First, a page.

Washington Matters


Howard Dean as Unsung Hero?


If the pundits are right and Democrats manage to win the White House and boost their margins in the House and Senate, a fair amount of the credit ought to go to Howard Dean, the chairman of the Democratic National Committee. It was Dean who three years ago championed a 50-state strategy that seems to have meshed perfectly with Barack Obama's campaign plan.

When Dean took over the DNC in 2005, barely a year after his infamous scream helped knock him out of the 2004 presidential race, he quickly began hiring staff and building ground operations in every state -- really every local district -- even those that were overwhelmingly Republican. Many Democrats privately and publicly denounced him for wasting resources in places that would never vote Democratic. Paul Begala, a long-time Democratic consultant, was famously quoted by Sam Stein as accusing Dean of "just hiring a bunch of staff people to wander around Utah and Mississippi and pick their nose." Shouting matches were reported in 2006 between Dean and the Democrats in charge of the congressional campaign efforts over where to use limited resources.

Dean stuck to his guns and it helped Democrats take control of Congress in 2006, but it really started to pay off this year, when Democrats won three special House elections in strongly leaning GOP districts in Mississippi, Illinois and Louisiana. Many pundits were surprised, but Dean wasn't among them. Nor is he surprised now that Democratic House and Senate challengers are competitive in usually red states and districts in South Carolina, North Carolina, Nebraska, Mississippi, Alaska and many others.

To be sure, the 50-state strategy picked up a lot of steam from the prevailing political winds -- disillusionment with Bush and the war in Iraq, the weakening of the Republican "brand" and the economic crisis. It also helped a lot that it dovetailed so well with Obama's effort to put several red states in play, to say nothing of the benefits from  Obama's huge supply of money and volunteers. But wind at your back doesn't mean much if you don't have a sail. Dean should get credit for creating a structure that Obama and congressional Democrats could take advantage of. Dean also did a lot to modernize voter databases and bring the DNC into the modern digital age, building on efforts begun by his predecessor Terry McAuliffe.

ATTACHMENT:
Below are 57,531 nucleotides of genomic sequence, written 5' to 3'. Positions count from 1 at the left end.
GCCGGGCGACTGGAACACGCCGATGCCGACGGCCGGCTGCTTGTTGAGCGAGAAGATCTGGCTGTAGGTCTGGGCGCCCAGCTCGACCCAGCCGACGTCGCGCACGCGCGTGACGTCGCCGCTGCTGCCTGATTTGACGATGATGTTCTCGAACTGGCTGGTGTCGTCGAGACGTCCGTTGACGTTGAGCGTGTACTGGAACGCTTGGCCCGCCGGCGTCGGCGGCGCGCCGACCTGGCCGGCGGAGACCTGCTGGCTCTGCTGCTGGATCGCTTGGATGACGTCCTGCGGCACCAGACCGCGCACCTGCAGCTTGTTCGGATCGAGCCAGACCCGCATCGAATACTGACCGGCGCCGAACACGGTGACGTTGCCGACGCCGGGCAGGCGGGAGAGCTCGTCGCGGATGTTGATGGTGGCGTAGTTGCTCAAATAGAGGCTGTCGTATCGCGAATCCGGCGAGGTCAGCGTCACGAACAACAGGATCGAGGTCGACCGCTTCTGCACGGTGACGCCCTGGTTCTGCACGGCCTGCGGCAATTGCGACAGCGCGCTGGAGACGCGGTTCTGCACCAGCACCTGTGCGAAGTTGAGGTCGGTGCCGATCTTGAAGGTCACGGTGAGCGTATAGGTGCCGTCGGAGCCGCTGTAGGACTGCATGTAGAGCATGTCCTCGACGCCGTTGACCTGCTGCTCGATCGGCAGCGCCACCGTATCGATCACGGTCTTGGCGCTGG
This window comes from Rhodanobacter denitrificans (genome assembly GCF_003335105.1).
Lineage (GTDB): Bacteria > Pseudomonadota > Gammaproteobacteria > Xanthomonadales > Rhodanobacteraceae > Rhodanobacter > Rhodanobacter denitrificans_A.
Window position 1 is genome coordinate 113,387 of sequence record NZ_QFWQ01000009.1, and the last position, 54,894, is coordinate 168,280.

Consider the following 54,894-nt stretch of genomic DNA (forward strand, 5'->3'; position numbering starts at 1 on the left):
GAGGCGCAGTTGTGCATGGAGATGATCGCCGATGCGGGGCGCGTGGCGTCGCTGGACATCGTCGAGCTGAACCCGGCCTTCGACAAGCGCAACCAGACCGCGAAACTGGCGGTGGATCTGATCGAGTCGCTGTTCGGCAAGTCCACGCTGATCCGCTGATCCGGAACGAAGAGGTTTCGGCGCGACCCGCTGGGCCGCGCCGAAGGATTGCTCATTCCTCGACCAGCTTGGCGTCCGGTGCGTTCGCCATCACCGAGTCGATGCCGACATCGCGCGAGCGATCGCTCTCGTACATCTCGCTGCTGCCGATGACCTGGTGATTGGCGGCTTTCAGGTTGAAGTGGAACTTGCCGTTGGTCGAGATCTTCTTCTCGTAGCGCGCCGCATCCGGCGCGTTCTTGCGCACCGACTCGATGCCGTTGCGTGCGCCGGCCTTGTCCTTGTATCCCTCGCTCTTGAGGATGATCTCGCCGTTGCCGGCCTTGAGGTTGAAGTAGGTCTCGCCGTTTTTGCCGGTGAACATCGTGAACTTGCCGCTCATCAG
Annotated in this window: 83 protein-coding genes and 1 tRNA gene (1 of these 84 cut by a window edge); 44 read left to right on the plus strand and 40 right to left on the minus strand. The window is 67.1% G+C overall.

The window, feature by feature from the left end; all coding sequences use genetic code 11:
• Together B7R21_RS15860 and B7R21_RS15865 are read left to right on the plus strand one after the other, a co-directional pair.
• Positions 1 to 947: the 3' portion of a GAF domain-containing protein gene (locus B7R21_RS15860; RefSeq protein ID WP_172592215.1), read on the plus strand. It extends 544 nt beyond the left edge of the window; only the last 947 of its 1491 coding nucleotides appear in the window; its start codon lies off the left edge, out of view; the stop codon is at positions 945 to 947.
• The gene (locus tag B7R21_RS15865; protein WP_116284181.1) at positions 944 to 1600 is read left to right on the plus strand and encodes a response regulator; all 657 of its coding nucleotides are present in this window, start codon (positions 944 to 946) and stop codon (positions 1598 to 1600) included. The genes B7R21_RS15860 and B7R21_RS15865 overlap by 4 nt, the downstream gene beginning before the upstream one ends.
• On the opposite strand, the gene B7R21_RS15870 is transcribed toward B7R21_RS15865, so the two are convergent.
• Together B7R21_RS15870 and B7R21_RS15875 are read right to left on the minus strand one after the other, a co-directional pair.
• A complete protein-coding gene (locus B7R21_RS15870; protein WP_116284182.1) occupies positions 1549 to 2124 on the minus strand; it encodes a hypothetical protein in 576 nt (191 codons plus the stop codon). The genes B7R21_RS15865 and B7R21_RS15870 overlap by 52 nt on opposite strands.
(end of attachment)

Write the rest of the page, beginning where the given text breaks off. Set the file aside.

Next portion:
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What's more, no matter what happens on Election Day, the structure is in place to stay for a while. Democrats have proven that they can get elected almost anywhere. So anyone in the future who suggests backing away from the concept, which Dean always envisioned as a permanent infrastructure of the party, will run into real resistance.




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